Yes, it is a genocide. And families relatives, of course, try to find revenge through “terrorism”.
Hearkening back to the Japanese interment camps of WWII, some Americans are now calling for Muslims to be placed in camps or even openly calling for genocide against the 1.6 billion practitioners of the faith.
It may never be possible to know the true death toll of the modern Western wars on the Middle East, but that figure could be 4 million or higher. Since the vast majority of those killed were of Arab descent, and mostly Muslim, when would it be fair to accuse the United States and its allies of genocide?
A March report by Physicians for Social Responsibility calculates the body count of the Iraq War at around 1.3 million, and possibly as many as 2 million. However, the numbers of those killed in Middle Eastern wars could be much higher. In April, investigative journalist Nafeez Ahmed argued that the actual death toll could reach as high as 4 million if one includes not just those killed in the wars in Iraq and Afghanistan, but also the victims of the sanctions against Iraq, which left about 1.7 million more dead, half of them children, according to figures from the United Nations.
Raphael Lemkin and the definition of genocide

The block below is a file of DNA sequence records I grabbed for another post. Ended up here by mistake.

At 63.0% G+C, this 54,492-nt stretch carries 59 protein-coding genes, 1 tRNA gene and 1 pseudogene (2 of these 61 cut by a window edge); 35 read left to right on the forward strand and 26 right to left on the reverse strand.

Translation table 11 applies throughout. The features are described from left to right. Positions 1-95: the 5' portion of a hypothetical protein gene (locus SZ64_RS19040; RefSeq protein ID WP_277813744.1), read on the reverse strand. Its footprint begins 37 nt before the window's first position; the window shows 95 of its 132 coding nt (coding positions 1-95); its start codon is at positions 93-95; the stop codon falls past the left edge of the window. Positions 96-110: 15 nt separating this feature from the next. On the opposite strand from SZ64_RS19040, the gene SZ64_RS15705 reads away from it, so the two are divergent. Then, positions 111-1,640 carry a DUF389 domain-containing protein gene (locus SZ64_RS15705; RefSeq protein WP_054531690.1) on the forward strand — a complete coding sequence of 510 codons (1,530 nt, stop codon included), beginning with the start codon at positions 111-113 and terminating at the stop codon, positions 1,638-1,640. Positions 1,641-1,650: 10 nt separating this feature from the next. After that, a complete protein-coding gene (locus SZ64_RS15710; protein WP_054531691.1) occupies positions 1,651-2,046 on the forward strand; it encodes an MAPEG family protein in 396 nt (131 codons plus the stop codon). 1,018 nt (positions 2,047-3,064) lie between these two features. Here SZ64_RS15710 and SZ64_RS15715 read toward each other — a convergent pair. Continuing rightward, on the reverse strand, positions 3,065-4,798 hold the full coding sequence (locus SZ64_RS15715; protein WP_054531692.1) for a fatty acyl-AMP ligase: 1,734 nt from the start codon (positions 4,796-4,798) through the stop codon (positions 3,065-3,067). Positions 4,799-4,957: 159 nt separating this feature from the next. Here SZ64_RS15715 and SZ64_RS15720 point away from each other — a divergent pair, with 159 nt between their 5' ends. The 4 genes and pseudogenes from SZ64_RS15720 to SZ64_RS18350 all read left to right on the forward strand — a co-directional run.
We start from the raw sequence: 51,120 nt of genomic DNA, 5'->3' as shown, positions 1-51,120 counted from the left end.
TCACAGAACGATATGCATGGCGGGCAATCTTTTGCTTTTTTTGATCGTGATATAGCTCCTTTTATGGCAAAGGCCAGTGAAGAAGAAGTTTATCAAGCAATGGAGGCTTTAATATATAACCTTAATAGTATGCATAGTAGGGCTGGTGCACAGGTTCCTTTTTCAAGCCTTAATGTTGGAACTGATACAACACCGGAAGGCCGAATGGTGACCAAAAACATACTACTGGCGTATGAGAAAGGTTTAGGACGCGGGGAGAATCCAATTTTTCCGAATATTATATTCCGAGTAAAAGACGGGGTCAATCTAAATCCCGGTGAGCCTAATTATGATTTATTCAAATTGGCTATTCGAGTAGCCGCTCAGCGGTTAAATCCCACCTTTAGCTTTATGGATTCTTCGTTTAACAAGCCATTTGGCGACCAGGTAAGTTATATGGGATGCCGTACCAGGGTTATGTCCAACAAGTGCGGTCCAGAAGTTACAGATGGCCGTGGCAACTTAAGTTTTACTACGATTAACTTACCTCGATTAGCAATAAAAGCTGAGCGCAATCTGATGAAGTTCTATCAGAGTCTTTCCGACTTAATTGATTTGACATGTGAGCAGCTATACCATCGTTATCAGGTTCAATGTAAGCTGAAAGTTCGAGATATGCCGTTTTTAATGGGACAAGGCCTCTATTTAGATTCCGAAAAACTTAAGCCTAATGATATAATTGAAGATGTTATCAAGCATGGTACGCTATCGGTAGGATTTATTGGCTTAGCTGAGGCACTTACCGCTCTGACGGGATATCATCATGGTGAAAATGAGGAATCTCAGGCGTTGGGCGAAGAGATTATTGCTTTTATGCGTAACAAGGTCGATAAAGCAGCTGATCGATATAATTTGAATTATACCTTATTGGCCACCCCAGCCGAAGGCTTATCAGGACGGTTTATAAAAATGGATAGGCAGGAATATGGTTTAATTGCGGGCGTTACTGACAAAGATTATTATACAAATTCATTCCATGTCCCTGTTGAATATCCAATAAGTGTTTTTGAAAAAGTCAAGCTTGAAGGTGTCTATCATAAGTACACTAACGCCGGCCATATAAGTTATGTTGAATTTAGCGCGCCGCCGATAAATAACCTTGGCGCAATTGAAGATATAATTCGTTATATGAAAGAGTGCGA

The term “genocide” did not exist prior to 1943, when it was coined by a Polish-Jewish lawyer named Raphael Lemkin. Lemkin created the word by combining the Greek root “geno,” which means people or tribe, with “-cide,” derived from the Latin word for killing.
The Nuremberg trials, in which top Nazi officials were prosecuted for crimes against humanity, began in 1945 and were based around Lemkin’s idea of genocide. By the following year, it was becoming international law, according to United to End Genocide:
“In 1946, the United Nations General Assembly adopted a resolution that ‘affirmed’ that genocide was a crime under international law, but did not provide a legal definition of the crime.”
With support from representatives of the U.S., Lemkin presented the first draft of the Convention on the Prevention and Punishment of Genocide to the United Nations. The General Assembly adopted the convention in 1948, although it would take three more years for enough countries to sign the convention, allowing it to be ratified.
According to this convention, genocide is defined as:
“…any of the following acts committed with intent to destroy, in whole or in part, a national, ethnical, racial or religious group, such as:
(a) Killing members of the group;
(b) Causing serious bodily or mental harm to members of the group;
(c) Deliberately inflicting on the group conditions of life calculated to bring about its physical destruction in whole or in part;
(d) Imposing measures intended to prevent births within the group;
(e) Forcibly transferring children of the group to another group.”